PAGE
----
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'Crazy Rich Asians': Jimmy O. Yang moves beyond 'Silicon Valley'

'Crazy Rich Asians': Jimmy O. Yang moves beyond 'Silicon Valley'
Jimmy O. Yang plays Bernard Tai in "Crazy Rich Asians," the first Asian-led studio movie in 25 years. (Mel Melcon / Los Angeles Times)

Though it’s just one of three films he appears in this month, Yang puts the “crazy” in “Crazy Rich Asians” as billionaire playboy Bernard Tai, an excess-loving hedonist hell bent on throwing the most legendary bachelor party in Singaporean history. For the past five years, he’s appeared on “Silicon Valley” as fan favorite Jian Yang, but the Hong Kong-born comedian and actor Jimmy O. Yang had to chart his own unique path to Hollywood.

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After moving to Los Angeles at the age of 13, he would eventually ditch traditional career options to pursue stand-up comedy. He landed his first acting job, a two-line role on “2 Broke Girls,” on his way to racking up credits in shows including “New Girl” and “American Dad!” as well as an acclaimed dramatic turn in “Patriots Day.”

Also on screen this month in “Juliet, Naked” and “The Happytime Murders,” Yang recently chronicled his journey in the memoir “How to American: An Immigrant’s Guide to Disappointing Your Parents.”

In your own words: What’s your Hollywood story?

I went to college as an economics major because that was the easiest major that could still please your Asian parents, and then, much to their dismay, I became a stand-up comedian. From there, it just progressed. I started taking acting classes, started going to a lot of auditions. I was horrible at them.

Eventually one thing led to another, auditions got me my first job on “2 Broke Girls” which had two lines, and then it got me on “Silicon Valley,” which I’ve been on for five years now and I’m super blessed about that. And now, of course, “Crazy Rich Asians.”

Watching them being so funny and outrageous [was] so freeing, like, 'Oh my God, we can do this also.'


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'Silicon Valley's Jimmy O. Yang on why he needed to be in 'Crazy Rich Asians' and the emotional experience of making the groundbreaking Hollywood film.

“Crazy Rich Asians” is the first movie of its kind in 25 years. What does it mean to you to be part of this moment?

When I first read the script and I knew the movie was out there, the knee jerk reaction was, “I need to be a part of this.” When I got to Singapore and actually was shooting with the guys, I felt really emotional about it… Asians from the U.K., Asians from America, Asians from Singapore, Asians from Australia, all of us were in this same room making a big studio Hollywood movie. It just felt really special.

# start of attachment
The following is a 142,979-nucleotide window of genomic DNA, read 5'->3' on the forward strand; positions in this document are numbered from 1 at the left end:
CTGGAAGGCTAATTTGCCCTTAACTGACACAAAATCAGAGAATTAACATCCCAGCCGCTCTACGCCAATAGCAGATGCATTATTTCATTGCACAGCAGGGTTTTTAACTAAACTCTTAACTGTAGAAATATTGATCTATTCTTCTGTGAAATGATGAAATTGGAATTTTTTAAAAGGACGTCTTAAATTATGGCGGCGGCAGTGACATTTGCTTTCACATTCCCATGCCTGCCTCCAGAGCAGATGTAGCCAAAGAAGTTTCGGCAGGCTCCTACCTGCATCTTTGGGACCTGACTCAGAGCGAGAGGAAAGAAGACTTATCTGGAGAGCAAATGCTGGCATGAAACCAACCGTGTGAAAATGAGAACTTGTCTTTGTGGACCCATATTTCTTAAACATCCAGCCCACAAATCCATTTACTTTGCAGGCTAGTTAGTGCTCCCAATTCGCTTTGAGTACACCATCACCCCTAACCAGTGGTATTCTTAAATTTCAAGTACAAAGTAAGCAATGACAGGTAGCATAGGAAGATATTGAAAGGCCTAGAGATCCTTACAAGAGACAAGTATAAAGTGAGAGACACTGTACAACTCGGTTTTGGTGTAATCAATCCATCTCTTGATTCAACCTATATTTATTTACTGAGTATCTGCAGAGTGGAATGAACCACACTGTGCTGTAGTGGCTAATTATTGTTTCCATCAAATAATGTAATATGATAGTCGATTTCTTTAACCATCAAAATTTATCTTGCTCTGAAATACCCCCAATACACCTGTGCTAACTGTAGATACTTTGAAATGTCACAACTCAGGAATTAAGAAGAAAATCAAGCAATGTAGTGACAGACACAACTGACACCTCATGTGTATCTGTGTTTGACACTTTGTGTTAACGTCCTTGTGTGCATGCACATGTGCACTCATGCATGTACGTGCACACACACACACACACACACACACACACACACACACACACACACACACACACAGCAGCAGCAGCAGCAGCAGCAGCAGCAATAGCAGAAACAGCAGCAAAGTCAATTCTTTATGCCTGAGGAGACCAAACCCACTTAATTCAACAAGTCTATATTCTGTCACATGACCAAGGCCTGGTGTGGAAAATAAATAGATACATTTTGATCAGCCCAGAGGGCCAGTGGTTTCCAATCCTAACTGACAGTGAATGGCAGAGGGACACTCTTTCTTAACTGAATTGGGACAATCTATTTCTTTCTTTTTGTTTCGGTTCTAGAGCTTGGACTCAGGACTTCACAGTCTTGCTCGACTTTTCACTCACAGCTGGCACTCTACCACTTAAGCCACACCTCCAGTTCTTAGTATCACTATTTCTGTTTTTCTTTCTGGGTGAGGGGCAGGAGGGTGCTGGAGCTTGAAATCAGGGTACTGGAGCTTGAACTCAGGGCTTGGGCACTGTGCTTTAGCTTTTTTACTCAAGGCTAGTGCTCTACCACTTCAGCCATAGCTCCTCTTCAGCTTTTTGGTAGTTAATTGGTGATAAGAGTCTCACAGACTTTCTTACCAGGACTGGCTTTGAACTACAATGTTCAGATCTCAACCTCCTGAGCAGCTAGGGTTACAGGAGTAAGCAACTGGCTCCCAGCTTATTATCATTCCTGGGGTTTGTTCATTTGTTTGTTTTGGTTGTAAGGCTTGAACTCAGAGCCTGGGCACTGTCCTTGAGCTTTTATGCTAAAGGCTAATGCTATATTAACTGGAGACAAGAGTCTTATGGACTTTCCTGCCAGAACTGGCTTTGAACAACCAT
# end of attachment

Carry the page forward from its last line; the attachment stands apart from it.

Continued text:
We all love to eat. We all loved the different Asian food in Singapore. We didn’t have to convince, like, our white friend — “Hey, let’s try some Chinese food… is this something you can handle? It’s not too authentic, but it’s still good.”

We all came from families that probably wish we would have done something else, and we just had the same shared experience and it felt really, really special. We all became very, very close friends. We still have a WhatsApp group with like 120 of us talking on there.

When you were young, did you see yourself reflected onscreen?

I grew up in Hong Kong; I came here when I was 13. Growing up, the movie stars were Arnold Schwarzenegger, [Sylvester] Stallone, Jean-Claude Van Damme, the action superstars. But my comedy hero was Stephen Chow. His deadpan comedy, all the stuff he wrote like “From Beijing with Love,” it’s incredibly funny. Some are still my favorite movies. And then of course he crossed over in “Shaolin Soccer” and “Kung Fu Hustle,” which I also love.

When I came to America, it was Dave Chappelle and a lot of comedians on ComicView. That was my first exposure to stand up comedy, actually.

You’d see Asian faces on TV, but it was so rare, especially in the comedy space — that for me was Ken Jeong doing stand-up... it’s amazing that I can call him a friend now and a colleague. Bobby Lee on “Mad TV” was a huge influence for me too. Watching them being so funny and outrageous [was] so freeing, like, “Oh my God, we can do this also.”

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